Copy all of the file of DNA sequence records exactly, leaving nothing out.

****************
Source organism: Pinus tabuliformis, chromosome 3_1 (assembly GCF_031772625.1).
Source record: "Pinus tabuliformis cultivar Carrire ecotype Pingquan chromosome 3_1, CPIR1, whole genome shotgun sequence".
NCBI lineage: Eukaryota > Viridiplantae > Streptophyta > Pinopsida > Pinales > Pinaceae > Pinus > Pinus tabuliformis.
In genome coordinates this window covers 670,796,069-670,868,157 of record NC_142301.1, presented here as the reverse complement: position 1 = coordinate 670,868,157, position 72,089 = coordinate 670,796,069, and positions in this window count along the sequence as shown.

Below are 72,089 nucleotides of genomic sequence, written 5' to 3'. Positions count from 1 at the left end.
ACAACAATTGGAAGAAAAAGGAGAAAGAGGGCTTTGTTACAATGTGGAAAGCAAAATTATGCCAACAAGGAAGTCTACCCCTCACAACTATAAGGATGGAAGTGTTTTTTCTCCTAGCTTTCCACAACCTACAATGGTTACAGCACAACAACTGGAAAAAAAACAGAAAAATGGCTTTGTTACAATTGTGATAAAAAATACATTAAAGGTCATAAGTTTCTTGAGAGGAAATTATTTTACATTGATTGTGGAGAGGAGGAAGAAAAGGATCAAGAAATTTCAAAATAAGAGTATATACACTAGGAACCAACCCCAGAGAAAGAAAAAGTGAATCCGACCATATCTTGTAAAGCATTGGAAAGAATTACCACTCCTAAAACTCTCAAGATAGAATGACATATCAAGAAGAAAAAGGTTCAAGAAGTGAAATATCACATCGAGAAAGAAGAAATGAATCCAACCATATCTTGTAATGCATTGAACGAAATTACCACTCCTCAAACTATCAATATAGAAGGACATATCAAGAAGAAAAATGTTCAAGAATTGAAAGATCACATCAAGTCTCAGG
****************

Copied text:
Source organism: Pinus tabuliformis, chromosome 3_1 (assembly GCF_031772625.1).
Source record: "Pinus tabuliformis cultivar Carrire ecotype Pingquan chromosome 3_1, CPIR1, whole genome shotgun sequence".
NCBI lineage: Eukaryota > Viridiplantae > Streptophyta > Pinopsida > Pinales > Pinaceae > Pinus > Pinus tabuliformis.
In genome coordinates this window covers 670,796,069-670,868,157 of record NC_142301.1, presented here as the reverse complement: position 1 = coordinate 670,868,157, position 72,089 = coordinate 670,796,069, and positions in this window count along the sequence as shown.

Below are 72,089 nucleotides of genomic sequence, written 5' to 3'. Positions count from 1 at the left end.
ACAACAATTGGAAGAAAAAGGAGAAAGAGGGCTTTGTTACAATGTGGAAAGCAAAATTATGCCAACAAGGAAGTCTACCCCTCACAACTATAAGGATGGAAGTGTTTTTTCTCCTAGCTTTCCACAACCTACAATGGTTACAGCACAACAACTGGAAAAAAAACAGAAAAATGGCTTTGTTACAATTGTGATAAAAAATACATTAAAGGTCATAAGTTTCTTGAGAGGAAATTATTTTACATTGATTGTGGAGAGGAGGAAGAAAAGGATCAAGAAATTTCAAAATAAGAGTATATACACTAGGAACCAACCCCAGAGAAAGAAAAAGTGAATCCGACCATATCTTGTAAAGCATTGGAAAGAATTACCACTCCTAAAACTCTCAAGATAGAATGACATATCAAGAAGAAAAAGGTTCAAGAAGTGAAATATCACATCGAGAAAGAAGAAATGAATCCAACCATATCTTGTAATGCATTGAACGAAATTACCACTCCTCAAACTATCAATATAGAAGGACATATCAAGAAGAAAAATGTTCAAGAATTGAAAGATCACATCAAGTCTCAGG